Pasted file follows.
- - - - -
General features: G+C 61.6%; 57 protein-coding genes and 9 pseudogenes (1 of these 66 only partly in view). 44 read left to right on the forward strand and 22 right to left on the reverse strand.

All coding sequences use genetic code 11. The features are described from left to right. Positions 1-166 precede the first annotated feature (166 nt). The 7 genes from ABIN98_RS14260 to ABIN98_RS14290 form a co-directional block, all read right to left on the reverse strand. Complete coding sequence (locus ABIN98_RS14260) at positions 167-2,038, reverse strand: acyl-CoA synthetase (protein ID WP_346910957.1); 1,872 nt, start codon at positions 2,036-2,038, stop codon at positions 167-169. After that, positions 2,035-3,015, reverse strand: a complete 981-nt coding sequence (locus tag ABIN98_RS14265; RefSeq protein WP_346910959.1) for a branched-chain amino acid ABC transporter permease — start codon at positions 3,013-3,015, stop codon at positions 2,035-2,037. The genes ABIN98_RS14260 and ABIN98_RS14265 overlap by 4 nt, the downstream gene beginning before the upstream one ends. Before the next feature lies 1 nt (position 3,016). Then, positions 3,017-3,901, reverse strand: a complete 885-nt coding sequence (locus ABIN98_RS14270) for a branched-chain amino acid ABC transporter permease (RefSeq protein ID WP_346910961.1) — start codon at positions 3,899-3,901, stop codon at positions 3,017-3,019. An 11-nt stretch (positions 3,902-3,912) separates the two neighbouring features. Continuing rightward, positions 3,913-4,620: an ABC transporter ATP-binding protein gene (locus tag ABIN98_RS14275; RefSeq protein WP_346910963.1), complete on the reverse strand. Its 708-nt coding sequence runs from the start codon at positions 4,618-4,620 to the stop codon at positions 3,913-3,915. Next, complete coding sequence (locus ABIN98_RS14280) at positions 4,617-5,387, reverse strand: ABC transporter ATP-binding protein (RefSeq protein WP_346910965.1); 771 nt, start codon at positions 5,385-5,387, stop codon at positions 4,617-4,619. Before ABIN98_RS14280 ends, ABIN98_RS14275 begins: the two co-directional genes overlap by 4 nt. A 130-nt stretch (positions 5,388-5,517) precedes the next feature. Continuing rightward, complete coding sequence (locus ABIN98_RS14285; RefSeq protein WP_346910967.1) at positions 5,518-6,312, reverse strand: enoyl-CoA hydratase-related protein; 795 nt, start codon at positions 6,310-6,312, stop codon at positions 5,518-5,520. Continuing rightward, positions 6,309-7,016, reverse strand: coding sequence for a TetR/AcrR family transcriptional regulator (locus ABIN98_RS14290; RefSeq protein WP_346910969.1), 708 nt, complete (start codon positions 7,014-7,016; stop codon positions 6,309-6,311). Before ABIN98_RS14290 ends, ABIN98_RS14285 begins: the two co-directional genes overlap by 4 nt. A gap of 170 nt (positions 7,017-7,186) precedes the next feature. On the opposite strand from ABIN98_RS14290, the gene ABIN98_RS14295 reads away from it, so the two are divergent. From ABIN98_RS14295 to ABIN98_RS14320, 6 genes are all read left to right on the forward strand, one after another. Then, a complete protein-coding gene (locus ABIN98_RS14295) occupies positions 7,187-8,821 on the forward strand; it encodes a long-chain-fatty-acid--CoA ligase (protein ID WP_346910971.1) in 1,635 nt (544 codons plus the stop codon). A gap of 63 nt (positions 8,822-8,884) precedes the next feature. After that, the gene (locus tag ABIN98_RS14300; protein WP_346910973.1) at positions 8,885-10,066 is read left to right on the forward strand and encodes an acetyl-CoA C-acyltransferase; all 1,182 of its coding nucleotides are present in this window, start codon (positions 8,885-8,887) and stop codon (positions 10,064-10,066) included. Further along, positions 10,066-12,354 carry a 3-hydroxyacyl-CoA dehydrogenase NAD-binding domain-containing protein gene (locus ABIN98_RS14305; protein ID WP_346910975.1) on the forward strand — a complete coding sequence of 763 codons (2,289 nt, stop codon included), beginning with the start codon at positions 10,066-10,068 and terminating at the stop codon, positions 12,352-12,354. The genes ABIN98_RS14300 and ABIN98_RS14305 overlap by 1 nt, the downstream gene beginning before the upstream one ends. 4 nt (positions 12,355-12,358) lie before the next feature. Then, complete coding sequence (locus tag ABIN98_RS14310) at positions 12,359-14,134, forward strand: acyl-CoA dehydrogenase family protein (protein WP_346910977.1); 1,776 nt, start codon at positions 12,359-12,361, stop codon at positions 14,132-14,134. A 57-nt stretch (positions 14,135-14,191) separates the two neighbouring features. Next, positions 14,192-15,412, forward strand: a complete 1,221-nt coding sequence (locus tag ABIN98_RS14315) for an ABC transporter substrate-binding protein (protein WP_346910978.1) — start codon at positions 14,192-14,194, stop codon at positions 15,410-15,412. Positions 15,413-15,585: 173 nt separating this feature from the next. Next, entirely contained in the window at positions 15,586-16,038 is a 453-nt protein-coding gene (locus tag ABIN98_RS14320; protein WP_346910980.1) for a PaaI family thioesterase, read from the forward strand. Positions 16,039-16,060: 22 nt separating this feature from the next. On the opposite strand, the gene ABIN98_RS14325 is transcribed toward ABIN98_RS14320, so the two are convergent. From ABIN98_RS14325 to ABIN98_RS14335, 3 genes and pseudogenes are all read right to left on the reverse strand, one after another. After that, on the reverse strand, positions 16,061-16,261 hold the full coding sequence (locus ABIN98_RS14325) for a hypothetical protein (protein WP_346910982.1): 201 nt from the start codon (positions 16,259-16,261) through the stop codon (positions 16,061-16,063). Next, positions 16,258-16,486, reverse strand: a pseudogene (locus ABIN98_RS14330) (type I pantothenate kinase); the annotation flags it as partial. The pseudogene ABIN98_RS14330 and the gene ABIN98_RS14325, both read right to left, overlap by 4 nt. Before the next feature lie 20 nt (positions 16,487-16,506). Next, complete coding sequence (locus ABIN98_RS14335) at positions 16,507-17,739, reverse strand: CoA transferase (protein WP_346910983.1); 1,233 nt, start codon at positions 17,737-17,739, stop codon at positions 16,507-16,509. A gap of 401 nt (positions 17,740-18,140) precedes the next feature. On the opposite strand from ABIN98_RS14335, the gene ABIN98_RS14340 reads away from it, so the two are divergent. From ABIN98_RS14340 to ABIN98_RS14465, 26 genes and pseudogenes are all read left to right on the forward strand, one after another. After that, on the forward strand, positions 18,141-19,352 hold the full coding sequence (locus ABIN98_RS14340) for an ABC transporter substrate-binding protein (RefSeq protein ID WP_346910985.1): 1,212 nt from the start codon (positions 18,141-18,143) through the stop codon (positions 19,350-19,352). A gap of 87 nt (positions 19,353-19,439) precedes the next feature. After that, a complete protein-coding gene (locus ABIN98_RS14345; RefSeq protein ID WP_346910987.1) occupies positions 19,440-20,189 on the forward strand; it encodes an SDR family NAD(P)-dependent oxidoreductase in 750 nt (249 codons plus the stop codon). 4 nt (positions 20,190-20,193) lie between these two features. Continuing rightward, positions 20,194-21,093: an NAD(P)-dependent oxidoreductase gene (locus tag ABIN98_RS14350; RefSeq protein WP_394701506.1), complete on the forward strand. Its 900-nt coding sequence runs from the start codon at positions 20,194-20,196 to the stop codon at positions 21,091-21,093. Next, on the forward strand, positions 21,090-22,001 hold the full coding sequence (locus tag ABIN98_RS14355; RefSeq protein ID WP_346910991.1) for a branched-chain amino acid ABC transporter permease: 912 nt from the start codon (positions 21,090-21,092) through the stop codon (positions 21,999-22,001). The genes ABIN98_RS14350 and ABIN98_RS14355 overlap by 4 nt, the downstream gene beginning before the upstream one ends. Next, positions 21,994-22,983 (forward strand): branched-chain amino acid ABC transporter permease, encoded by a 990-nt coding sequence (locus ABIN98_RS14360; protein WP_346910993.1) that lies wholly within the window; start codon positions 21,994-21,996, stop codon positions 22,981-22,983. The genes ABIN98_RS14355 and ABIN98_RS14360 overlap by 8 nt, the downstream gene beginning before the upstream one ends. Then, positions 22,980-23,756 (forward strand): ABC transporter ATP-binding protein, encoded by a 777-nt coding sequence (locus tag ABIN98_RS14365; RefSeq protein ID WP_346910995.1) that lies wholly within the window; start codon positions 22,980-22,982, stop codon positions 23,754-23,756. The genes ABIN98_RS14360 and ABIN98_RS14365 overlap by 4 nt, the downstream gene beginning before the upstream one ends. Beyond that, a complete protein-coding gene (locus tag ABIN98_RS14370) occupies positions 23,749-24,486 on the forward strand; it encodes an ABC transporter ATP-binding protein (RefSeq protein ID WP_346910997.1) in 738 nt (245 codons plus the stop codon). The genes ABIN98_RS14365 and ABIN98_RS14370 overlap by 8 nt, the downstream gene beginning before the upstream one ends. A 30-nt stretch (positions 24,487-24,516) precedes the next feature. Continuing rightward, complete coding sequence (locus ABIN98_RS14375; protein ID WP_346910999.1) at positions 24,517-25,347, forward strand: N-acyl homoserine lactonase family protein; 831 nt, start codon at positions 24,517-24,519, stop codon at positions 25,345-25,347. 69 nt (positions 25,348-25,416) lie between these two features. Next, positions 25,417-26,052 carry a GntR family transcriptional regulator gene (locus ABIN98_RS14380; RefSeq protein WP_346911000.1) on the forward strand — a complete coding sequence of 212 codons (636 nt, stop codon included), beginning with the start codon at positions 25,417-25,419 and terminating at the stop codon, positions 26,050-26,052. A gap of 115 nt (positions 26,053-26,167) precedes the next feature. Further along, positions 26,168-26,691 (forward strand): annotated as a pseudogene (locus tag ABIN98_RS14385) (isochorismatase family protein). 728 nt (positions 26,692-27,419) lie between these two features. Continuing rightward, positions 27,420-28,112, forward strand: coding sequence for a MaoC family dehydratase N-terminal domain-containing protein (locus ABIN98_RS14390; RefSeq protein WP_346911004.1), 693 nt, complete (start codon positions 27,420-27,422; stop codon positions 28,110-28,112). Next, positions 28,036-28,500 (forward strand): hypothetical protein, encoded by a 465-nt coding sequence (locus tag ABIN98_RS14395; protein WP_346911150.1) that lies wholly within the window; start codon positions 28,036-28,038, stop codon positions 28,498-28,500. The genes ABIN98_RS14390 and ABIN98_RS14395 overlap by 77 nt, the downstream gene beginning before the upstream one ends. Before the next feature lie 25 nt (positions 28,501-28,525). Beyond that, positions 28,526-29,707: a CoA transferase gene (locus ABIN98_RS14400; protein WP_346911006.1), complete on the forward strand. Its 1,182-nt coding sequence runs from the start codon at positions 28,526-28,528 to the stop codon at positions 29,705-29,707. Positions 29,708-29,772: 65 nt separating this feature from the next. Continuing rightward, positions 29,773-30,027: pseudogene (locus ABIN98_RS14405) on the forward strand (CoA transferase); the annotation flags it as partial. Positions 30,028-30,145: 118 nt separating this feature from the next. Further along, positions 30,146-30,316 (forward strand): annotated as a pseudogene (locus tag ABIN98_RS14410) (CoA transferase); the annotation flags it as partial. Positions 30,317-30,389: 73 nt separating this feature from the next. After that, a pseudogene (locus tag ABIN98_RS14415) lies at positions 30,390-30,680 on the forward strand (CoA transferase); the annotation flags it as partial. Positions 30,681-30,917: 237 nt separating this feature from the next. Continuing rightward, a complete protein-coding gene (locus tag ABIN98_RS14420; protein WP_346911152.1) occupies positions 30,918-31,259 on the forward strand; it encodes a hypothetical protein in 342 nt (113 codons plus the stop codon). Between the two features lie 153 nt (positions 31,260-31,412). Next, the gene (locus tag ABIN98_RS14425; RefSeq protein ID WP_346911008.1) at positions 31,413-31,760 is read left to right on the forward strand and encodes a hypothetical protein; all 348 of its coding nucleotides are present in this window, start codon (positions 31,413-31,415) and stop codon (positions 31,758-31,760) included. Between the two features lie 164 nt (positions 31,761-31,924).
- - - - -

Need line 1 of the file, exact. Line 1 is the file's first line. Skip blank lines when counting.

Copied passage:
General features: G+C 61.6%; 57 protein-coding genes and 9 pseudogenes (1 of these 66 only partly in view). 44 read left to right on the forward strand and 22 right to left on the reverse strand.